The reinstatement of calories as king in the post truth world, and why it won’t stop obesity.
If you were listening to the Today programme on BBC Radio 4 recently, you’ll have heard the nation’s chief nutritionist telling us all about how they plan to limit calories and portion sizes of ready meals as a bid to try and halt the obesity crisis in the UK, especially in childhood. Apparently the war on sugar didn’t go too well, and the expected results didn’t transpire (in the 9 months they gave it to work).
I hold out zero hope that this approach will work, and would venture to suggest that we’re starting out from the wrong place in tackling this critical health problem. In order to keep the message clear Dr Tedstone has reverted to the “calories in, calories out” approach, so that it’s super simple to understand. However, to quote Mencken, “For every complex problem there is an answer that is clear, simple, and wrong.”
Encouraging consumers to focus simply on calories leads people to eat a diet that is laden with foods that have a minute nutrient density, and which create insulin spikes and crashes, meaning that we get hypoglycaemic. Ladies and gentlemen I give you the Rice Cake Diet (seriously, I’ve seen this in the wild. It’s crazy!!). What do we reach for when we get the hangry? Some more fast carbs! And so the cycle continues, and insulin resistance followed by metabolic syndrome followed by Type 2 Diabetes doth ensue.
So they cut portion size…
Anyone who’s ever seen a supermarket curry will attest that if you get 5 pieces of meat the size of an oxo cube you’re doing well! Do you think they’ll cut back on the amount of cheap sugary insulin inducing rice and fillers, or the more expensive protein elements? All that will happen is that the consumer will buy additional side dishes, again unlikely to provide any nutrition, just more empty calories. Enforcing smaller portions may sound sensible, but if that means that an hour later the deprived diner is reaching for snacks, you’ve completely defeated the object.
We seem to be in the midst of a backlash against “clean eating” at the moment
Over the weekend I saw a blog post on Facebook showing a hand holding a load of almonds, and a load of fruit pastels, with the identical number of calories as the headline. I get the point – it was ‘don’t think that the healthy option is a low calorie option’.
But what she failed to point out was that eating a handful of almonds will furnish you with 8g protein, 19g healthy fats, 106mg calcium, 90mg magnesium, and 1.4mg iron. It will not cause your blood sugar to spike, nor will it add a load of sugar to your intestines to upset the microbiota. Healthy guts, by the way, are an essential part of being a healthy weight. But then they probably don’t teach you that if you didn’t study nutrition! Was the author qualified in nutrition in any way? No she was not.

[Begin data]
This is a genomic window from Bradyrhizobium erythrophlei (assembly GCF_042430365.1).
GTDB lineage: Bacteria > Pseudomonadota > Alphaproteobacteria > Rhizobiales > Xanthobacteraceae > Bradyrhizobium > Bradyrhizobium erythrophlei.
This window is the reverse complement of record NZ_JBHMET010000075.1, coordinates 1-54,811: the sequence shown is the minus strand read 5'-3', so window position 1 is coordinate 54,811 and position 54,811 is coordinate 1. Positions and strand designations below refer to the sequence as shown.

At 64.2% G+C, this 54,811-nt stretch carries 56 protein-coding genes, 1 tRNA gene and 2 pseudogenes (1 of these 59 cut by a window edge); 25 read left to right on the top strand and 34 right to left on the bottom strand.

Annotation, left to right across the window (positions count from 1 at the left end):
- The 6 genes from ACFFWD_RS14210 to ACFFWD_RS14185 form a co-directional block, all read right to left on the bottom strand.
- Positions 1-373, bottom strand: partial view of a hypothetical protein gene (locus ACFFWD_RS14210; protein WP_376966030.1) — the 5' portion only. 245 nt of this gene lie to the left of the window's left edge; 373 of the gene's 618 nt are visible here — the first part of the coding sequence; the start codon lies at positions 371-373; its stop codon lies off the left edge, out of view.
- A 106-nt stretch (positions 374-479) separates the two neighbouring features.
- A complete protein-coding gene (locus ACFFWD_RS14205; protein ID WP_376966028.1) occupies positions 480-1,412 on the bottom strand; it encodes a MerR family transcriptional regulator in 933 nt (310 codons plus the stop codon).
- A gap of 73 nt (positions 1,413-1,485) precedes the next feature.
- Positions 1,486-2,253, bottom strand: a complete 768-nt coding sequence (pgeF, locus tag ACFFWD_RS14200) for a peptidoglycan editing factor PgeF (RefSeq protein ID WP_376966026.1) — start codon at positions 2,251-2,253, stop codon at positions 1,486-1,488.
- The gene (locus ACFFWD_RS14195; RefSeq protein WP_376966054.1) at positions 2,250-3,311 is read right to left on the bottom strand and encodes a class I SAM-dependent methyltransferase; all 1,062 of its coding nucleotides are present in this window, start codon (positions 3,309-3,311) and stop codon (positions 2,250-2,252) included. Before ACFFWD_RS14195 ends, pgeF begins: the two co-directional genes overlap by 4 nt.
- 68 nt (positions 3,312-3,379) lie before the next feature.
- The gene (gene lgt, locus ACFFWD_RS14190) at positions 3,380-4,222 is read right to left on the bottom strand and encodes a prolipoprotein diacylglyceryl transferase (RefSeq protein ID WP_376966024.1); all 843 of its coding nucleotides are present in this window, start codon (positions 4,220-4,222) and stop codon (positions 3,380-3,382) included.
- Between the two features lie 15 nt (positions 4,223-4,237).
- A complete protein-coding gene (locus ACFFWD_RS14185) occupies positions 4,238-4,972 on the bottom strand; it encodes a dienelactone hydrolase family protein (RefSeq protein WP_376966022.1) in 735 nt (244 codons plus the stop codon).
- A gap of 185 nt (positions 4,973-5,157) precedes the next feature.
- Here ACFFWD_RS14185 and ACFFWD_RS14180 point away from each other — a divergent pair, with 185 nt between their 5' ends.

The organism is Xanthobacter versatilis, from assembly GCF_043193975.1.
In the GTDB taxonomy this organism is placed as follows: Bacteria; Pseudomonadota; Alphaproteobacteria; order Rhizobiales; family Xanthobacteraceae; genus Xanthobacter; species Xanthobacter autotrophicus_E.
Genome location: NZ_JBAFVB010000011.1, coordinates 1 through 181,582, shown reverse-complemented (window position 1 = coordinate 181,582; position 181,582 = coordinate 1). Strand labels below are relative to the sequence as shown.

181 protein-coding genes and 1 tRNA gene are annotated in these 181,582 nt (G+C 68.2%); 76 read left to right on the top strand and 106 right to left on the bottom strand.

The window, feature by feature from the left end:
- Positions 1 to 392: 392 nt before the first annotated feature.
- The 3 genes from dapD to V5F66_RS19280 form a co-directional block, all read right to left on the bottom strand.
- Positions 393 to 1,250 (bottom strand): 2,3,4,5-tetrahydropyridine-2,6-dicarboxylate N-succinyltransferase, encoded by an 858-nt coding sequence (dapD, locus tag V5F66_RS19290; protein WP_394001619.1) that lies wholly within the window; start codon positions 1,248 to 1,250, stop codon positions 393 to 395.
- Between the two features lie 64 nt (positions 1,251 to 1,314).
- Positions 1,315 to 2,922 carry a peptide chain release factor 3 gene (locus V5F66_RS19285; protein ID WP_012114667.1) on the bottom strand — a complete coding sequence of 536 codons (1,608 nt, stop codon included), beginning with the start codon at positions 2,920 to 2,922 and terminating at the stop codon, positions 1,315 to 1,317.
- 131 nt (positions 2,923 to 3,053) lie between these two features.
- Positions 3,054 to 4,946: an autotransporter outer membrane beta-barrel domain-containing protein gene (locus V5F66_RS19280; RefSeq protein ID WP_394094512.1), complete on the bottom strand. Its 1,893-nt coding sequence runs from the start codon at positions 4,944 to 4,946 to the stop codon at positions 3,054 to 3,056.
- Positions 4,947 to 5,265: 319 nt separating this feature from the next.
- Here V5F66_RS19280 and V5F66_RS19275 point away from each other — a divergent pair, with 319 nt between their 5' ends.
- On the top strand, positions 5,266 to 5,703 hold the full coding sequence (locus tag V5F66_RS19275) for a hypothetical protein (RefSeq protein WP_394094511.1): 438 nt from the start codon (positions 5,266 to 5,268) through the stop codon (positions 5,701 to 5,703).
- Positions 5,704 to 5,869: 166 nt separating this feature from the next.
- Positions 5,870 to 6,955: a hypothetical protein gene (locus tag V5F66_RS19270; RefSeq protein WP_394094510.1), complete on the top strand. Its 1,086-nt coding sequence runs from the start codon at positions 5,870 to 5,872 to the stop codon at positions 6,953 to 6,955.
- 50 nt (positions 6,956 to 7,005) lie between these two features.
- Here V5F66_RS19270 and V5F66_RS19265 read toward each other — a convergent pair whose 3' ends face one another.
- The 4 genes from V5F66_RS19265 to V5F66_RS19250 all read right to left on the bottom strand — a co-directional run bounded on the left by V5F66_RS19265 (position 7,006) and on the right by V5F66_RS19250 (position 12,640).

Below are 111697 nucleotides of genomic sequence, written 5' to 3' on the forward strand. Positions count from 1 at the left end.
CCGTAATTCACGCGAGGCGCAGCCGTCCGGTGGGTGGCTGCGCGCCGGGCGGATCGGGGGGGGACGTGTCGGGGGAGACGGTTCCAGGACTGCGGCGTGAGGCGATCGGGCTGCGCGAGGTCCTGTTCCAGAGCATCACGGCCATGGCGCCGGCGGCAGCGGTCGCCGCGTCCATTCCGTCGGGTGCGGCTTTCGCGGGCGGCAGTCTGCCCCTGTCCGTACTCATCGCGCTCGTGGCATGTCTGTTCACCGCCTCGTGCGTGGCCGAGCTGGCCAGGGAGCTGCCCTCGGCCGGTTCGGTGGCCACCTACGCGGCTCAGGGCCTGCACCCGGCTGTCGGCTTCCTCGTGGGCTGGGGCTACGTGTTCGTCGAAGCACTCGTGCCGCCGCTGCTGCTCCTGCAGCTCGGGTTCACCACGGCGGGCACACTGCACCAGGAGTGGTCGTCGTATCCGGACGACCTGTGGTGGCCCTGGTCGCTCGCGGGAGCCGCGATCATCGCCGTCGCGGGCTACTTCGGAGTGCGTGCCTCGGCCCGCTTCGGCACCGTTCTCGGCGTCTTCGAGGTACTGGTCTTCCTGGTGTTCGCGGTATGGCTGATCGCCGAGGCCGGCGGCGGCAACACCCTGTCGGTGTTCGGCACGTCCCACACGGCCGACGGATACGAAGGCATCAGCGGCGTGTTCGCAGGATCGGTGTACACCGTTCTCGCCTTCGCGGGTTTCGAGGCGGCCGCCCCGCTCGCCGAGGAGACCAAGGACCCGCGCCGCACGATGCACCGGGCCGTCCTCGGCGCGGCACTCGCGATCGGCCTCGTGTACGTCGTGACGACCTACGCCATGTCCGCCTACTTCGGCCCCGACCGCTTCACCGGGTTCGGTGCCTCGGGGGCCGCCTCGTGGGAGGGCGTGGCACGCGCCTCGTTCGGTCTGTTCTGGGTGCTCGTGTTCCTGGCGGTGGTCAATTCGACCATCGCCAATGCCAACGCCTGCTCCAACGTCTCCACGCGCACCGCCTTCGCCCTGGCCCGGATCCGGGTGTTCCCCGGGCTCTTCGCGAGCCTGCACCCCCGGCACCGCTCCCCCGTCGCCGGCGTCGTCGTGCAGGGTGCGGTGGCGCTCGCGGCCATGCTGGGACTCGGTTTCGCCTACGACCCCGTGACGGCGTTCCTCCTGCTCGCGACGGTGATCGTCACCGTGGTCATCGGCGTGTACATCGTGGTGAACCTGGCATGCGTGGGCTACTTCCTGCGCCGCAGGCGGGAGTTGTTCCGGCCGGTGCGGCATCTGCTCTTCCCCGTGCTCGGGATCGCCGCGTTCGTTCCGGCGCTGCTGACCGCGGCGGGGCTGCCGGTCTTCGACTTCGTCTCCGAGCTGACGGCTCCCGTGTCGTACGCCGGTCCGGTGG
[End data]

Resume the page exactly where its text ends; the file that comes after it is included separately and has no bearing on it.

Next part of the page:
Of course it’s about balance, and if you want the odd fruit pastel occasionally, by all means have a couple after a balanced meal with plenty of protein. But a handful as a snack? NOOOOOOO!!!! It’s also highly addictive, and if you’re struggling to maintain a healthy approach to food, this sort of advice can unravel all your best intentions.
What would control the obesity crisis?
Teaching people to cook. The obesity crisis just happens to coincide with the demise of home economics in schools, where actual food was cooked from scratch, using real, cheap plentiful foods. Teaching people where food comes from and making them passionate about ingredients! Educating people how to make a balanced meal – understanding the major food groups. Cooking at school is nothing more than compiling a bunch of ready made ingredients now, and anyone whose parents don’t cook at home, won’t stand a chance of being educated in this essential aspect of healthy living at school. They might be able to top a pizza, but that’s about it!
Whilst I appreciate that after a long shift you don’t feel like preparing a meal, if we taught people about batch cooking and planning ahead, the need doesn’t arise! A wild salmon fillet from a budget supermarket with stir-fried veg and some brown rice takes 20 mins – 10 if you ditch the rice!
When you see small children going to school eating a bunch of crisps or a Twix for their breakfast, you have to ask yourself whether cutting the size of a ready meal will make the slightest bit of difference. And the calorie counting logic would tell us that actually a bag of crisps is just as good as a boiled egg and soldiers, but we know from our teachers that kids who have a proper protein-fuelled breakfast work better, concentrate longer and take fewer sick days.
In these dark post truth days, I think it’s up to nutritionists and dieticians who have the ear of government, to stand up to the processed food moguls and tell it like it is. The Obesity Crisis may not have a simple elegant solution, but when it really boils down to EAT REAL FOOD, how hard can it be?